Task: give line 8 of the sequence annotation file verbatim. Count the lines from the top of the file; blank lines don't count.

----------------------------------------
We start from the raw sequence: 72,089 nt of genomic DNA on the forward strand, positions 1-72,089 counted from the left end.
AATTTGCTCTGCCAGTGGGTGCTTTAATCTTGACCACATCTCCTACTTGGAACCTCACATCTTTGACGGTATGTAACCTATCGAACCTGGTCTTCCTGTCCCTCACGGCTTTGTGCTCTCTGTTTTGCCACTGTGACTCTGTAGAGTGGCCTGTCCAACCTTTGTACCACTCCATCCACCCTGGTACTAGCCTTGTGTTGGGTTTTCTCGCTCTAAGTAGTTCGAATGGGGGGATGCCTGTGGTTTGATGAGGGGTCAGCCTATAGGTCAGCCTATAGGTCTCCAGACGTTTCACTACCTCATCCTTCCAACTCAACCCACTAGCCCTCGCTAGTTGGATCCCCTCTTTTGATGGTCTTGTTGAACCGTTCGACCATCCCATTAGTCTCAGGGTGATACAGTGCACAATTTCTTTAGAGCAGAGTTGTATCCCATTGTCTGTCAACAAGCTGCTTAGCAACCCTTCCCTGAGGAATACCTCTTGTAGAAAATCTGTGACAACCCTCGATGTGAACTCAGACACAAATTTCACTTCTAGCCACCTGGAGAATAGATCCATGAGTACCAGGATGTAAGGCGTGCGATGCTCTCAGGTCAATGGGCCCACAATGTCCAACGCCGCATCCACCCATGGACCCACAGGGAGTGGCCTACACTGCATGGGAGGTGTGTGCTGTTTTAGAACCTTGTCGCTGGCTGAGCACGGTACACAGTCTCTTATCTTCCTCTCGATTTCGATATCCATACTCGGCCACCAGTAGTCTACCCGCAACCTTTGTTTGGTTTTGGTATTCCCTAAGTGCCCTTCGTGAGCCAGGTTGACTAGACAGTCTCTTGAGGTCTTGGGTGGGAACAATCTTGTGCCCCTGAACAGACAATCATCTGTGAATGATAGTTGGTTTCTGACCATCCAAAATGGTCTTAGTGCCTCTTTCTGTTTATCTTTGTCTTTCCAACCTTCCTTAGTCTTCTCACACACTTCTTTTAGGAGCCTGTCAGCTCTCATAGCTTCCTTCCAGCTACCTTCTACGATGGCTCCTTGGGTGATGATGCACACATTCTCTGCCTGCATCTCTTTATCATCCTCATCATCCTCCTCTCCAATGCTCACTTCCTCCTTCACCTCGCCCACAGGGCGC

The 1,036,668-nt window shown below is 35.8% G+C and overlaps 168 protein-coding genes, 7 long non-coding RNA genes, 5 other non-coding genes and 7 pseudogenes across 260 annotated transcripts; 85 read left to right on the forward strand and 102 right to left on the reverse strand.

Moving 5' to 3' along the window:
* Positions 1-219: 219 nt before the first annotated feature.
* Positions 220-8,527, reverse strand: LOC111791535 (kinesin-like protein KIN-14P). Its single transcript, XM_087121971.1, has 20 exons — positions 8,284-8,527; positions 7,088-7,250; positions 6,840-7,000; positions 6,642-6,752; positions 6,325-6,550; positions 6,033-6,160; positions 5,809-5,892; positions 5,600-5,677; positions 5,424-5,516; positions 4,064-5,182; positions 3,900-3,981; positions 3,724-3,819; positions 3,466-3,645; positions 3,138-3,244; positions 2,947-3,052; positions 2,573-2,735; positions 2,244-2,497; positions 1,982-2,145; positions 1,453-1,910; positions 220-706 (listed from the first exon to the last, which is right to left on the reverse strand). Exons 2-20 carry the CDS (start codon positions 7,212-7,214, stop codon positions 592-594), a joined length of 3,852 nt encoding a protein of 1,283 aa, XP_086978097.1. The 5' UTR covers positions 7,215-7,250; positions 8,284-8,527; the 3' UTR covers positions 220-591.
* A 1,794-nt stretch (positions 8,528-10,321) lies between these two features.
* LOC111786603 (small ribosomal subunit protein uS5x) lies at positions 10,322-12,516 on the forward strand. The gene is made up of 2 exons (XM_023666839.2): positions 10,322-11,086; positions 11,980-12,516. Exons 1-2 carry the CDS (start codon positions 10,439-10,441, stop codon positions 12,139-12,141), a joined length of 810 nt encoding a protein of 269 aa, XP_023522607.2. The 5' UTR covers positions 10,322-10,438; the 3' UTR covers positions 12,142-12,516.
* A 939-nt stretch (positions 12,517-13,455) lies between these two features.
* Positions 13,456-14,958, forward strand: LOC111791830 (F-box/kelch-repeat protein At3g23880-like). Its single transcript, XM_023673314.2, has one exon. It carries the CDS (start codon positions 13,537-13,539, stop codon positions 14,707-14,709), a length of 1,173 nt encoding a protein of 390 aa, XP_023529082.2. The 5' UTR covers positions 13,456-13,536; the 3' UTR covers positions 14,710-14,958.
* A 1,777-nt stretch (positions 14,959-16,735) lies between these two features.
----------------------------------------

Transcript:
* LOC111786603 (small ribosomal subunit protein uS5x) lies at positions 10,322-12,516 on the forward strand. The gene is made up of 2 exons (XM_023666839.2): positions 10,322-11,086; positions 11,980-12,516. Exons 1-2 carry the CDS (start codon positions 10,439-10,441, stop codon positions 12,139-12,141), a joined length of 810 nt encoding a protein of 269 aa, XP_023522607.2. The 5' UTR covers positions 10,322-10,438; the 3' UTR covers positions 12,142-12,516.